You know what? Let's say you're right. I hope in the future, when you are trying to figure out how to start up a very productive farm, you mosey your way on over to China and get their help on all the best techniques (because, of course, they are the largest market for food in the world). You mind as well go over there for all your electronics needs as well. Heck, I bet you can't wait to pick up the new Huawei smartphone. I mean, they have to be the best in the world since they're the largest market, right?
Patent Troll Sues X-Plane
Fixing my poor grammar now instead of later: ...is he... should be ...he is...
Patent Troll Sues X-Plane
Just another alarmist that doesn't know what the heck is he talking about.
True, the patent system for software is completely hosed up. But to say, "Innovation is dead in this country," is just you talking out of your ass.
There are plenty of companies in many other facets of science and engineering that are doing just fine by staying in the states (not to mention having some of the best schools in the world plus lots of very good ones). As an example, why do international companies in the petroleum industry routinely do business in the states? Oh wait, is it because innovation is dead? No, it's because we have some of the very best technology and great minds to advise companies all over the world.
'Social Jetlag' May Be Making You Fat
From the article...
"...living 'against the clock' may be a factor contributing to the epidemic of obesity..."
You have to be kidding me. So they found a correlation? Yippie. I can find the correlation between number and pirates and global warming. Means nothing.
What's worse is that they don't even try to explain what's really going on here. Is it that metabolism is slower when things are out of order from circadian rhythm? Where are the citations for that suggestion? Is it actually a true case of causation with experimental evidence in biochemistry, or more regressions and "it looks this way, but we have no idea so here's a paper on it anyway" type of thing?
Or is it so much more simple? Maybe like... People are eating more calories than they burn?! No way! Common sense just can't come into play ever. Maybe people feel more hungry with less sleep! Oh goodness! Let's do a double regression on chronotypes and amount of sleep so that we can submit another paper and get more funding!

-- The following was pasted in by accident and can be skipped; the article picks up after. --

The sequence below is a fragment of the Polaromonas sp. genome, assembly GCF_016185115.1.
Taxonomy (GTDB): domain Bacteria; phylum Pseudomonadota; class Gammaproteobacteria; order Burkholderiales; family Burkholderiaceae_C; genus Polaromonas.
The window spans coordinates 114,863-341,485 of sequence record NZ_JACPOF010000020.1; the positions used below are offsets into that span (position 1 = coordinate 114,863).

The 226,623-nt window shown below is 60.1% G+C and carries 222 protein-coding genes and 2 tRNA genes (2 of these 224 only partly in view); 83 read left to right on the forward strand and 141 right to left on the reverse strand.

BioWare Announces Free DLC To Add More To the Mass Effect 3 Endings
This argument seems analogous to "graphics in games are not photorealistic therefore I am not immersed as much as I wish therefore it's not worth my time to enjoy the game."
I would love to hear your reason as to why you hate having choices yanked out of you in a limited game. I mean, do you honestly expect an "interactive fiction" where you can make any decision that you possibly could want? Golly what if someone is a pacifist and doesn't want to go blow up virtual aliens? What if someone wants to be a psycho and kill all major characters? Do you expect the game makers to have thought of every stupid thing a person could want to do and develop an individual story with voice overs and endings to all?
Limited time. Limited money. Limited technology. There is no way to feasibly construct some game that is both a sandbox (allowing you to do whatever you feel like) and story driven (to actually be told a unique story) at the same time given our current abilities in game making. Either you have your expectations so high it's not even funny, or you are going to cite some shitty 8-bit game of "amazingness" that is 100 times better than anything today because it "let you do anything you wanted."
Self-Sustaining Solar Reactor Creates Clean Hydrogen
Haha, of course, I forgot that they're already supposedly using Zinc oxide as the original reactant. My foolish mistake. Still, I wish I could find the academic paper to get a better idea than some news report.
Self-Sustaining Solar Reactor Creates Clean Hydrogen
I have tried searching Web of Knowledge and Academic Search Premier (EBSCO), and I can't find any articles written by Koepf relating to hydrogen, solar, or zinc. I can also find no papers from the advisers dealing with this subject matter. It is entirely possible that they just haven't published anything on this yet, but that seems very sketchy to get press for something that has not yet been published... Hard to say. Anyone else have any luck with finding articles?
Also, zinc oxide is produced as a by product, so what we're seeing is something like...
Zn+H2O -> ZnO + H2
The real question is how to regenerate pure zinc from its oxide. If this technology can go somewhere, producing zinc from ZnO shouldn't require any external energy input (or minimal, if any). It is also entirely possible to just ignore reforming zinc oxide back into zinc, and they probably will at first. I just don't think splitting an oxide salt will be so easy only using high temperatures. Electrochemistry may help, but again, if the net energy gain of this whole process is too low, then it's unlikely to be picked up. Still pretty cool stuff though.